The 511-bed Christ Hospital in Cincinnati agreed to acquire the assets of the Ohio Heart & Vascular Center, a 33-physician practice with 18 office locations in the Cincinnati area, and will employ its doctors and the rest of its staff.
The closing hasnt occurred yet, but is imminent, said attorney Kenneth Seibel, spokesman for Ohio Heart & Vascular. Hospital spokesman Michael Beauchat says the deal should close within a few months and definitely before the end of the year. Both say no financial terms would be disclosed.
The hospital, which broke away from the now four-hospital Health Alliance of Greater Cincinnati almost a year ago, is a co-defendant in a 2003 whistle-blower lawsuit with Ohio Heart & Vascular and a now-defunct company, Medical Diagnostic Associates, that the U.S. Justice Department joined this past April.
The suit alleges that the defendants devised a scheme that provided cardiologists improper financial incentives in exchange for generating revenue for the hospital, a DOJ news release says.
The defendants filed motions to dismiss on Sept. 29, and Siebel echoes previous statements that the lawsuit has no connection to the acquisition. It wasnt a factor in any way shape or form, he says. They didnt do this because of the lawsuit; they did it despite of the lawsuit.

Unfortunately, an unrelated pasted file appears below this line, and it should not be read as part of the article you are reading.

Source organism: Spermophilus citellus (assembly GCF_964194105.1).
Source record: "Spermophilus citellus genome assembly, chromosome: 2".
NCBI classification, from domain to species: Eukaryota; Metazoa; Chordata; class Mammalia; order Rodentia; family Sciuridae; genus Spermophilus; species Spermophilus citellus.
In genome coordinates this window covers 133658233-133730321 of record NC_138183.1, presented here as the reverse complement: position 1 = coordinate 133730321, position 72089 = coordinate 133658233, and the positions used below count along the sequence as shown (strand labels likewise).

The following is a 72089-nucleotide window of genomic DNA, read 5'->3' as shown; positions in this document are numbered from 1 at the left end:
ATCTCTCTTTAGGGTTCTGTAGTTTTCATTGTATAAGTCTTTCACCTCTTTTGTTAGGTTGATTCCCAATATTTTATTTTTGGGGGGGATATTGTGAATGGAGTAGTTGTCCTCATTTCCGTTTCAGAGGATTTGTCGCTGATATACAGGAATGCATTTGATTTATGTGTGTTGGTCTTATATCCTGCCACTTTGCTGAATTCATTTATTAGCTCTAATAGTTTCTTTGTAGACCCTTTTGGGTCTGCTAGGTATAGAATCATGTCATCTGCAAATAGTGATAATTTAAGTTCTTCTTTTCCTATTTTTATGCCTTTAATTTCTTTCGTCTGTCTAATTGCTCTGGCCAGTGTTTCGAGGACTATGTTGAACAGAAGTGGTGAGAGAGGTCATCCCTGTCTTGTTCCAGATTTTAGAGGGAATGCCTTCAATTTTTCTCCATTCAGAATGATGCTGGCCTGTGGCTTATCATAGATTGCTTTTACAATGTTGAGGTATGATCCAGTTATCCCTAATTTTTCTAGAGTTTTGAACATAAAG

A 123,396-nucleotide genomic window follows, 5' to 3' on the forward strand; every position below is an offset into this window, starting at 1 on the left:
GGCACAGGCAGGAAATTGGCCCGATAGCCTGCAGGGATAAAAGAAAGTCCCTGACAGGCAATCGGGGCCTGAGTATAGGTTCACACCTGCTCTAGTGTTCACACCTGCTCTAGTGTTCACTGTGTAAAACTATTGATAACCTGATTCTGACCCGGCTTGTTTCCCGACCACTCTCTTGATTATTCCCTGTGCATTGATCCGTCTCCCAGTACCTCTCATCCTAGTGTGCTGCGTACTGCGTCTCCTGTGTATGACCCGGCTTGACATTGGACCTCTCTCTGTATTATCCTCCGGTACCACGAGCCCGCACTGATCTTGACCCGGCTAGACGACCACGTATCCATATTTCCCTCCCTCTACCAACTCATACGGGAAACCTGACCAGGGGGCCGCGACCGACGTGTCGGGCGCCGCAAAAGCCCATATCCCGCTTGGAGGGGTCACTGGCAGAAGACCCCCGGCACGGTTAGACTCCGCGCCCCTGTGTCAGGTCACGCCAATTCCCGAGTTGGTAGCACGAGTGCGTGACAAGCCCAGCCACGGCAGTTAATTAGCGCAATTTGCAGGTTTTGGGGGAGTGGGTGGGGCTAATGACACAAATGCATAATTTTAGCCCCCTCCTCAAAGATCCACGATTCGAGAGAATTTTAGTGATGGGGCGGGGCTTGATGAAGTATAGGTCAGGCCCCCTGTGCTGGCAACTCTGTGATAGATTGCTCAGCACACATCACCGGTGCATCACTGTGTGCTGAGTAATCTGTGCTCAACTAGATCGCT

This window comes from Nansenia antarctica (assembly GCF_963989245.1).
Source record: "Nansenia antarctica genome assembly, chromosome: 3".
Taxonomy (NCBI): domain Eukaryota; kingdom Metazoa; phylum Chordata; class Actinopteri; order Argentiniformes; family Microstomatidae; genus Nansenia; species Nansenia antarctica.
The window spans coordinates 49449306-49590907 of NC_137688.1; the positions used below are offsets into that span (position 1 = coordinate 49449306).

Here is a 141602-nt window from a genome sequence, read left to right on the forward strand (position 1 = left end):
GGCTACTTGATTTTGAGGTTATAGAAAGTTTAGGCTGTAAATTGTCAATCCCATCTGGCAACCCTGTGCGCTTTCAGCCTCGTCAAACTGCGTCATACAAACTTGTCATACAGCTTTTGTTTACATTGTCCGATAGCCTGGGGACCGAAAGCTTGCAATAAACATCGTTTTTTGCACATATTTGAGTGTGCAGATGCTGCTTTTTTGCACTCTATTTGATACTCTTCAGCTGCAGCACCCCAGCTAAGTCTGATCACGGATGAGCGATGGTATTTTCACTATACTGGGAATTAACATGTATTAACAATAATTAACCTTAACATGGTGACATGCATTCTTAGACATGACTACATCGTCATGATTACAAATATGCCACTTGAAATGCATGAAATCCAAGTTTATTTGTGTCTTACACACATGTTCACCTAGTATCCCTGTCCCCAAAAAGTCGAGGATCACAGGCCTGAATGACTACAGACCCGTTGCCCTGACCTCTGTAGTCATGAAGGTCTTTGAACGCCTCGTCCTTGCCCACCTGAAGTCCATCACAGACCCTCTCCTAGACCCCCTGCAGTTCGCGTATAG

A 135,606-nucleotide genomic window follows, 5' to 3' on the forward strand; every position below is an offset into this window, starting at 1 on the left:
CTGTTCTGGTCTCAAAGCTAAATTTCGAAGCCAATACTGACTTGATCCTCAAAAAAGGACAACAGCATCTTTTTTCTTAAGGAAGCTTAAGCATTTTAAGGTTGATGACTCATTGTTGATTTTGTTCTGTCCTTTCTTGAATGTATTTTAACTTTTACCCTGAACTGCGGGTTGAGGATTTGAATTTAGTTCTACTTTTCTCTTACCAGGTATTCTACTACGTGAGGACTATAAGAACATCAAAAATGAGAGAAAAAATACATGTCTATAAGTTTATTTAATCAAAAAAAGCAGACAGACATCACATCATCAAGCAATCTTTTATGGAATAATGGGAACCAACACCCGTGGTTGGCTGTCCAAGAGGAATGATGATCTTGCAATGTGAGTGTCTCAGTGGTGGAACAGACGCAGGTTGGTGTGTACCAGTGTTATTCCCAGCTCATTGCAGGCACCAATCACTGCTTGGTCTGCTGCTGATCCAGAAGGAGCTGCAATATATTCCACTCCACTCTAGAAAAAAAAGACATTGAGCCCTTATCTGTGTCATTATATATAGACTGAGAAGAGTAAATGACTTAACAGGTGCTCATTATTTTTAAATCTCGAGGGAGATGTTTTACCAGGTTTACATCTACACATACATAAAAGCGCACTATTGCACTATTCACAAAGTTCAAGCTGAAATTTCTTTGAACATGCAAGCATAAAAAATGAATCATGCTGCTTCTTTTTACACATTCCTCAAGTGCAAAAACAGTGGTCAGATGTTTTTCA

He explains that economic pressures are leading to hospitals either buying specialty practices or hiring specialist physicians who are struggling to keeping their businesses operating on solid ground and having trouble recruiting top talent. To attract the best, you need the resources of an institution, Siebel says.
Heather Adkins, vice president and chief marketing officer for Christ Hospital, says that acquiring Ohio Heart & Vascular Center will help keep the practices physicians in town because those doctors were at risk to be plucked away by offers from other health systems in other communities. This market is tough for physicians, Adkins says. Its very hard to make it happen in primary care in this market, and were starting to see that now with specialists. Adkins says the hospital was purchasing all hard assets but not the practices cash, accounts receivable or liability. Adkins adds that all of Ohio Hearts 190 employees will keep their jobs, and that the hospital is looking to acquire other area practices as well. In so doing, she says models in which doctors are employed and in which they remain independent are both being looked at.
The Ohio 1st District Court of Appeals also recently held up the hospitals right to withdraw from the Health Alliance of Greater Cincinnati.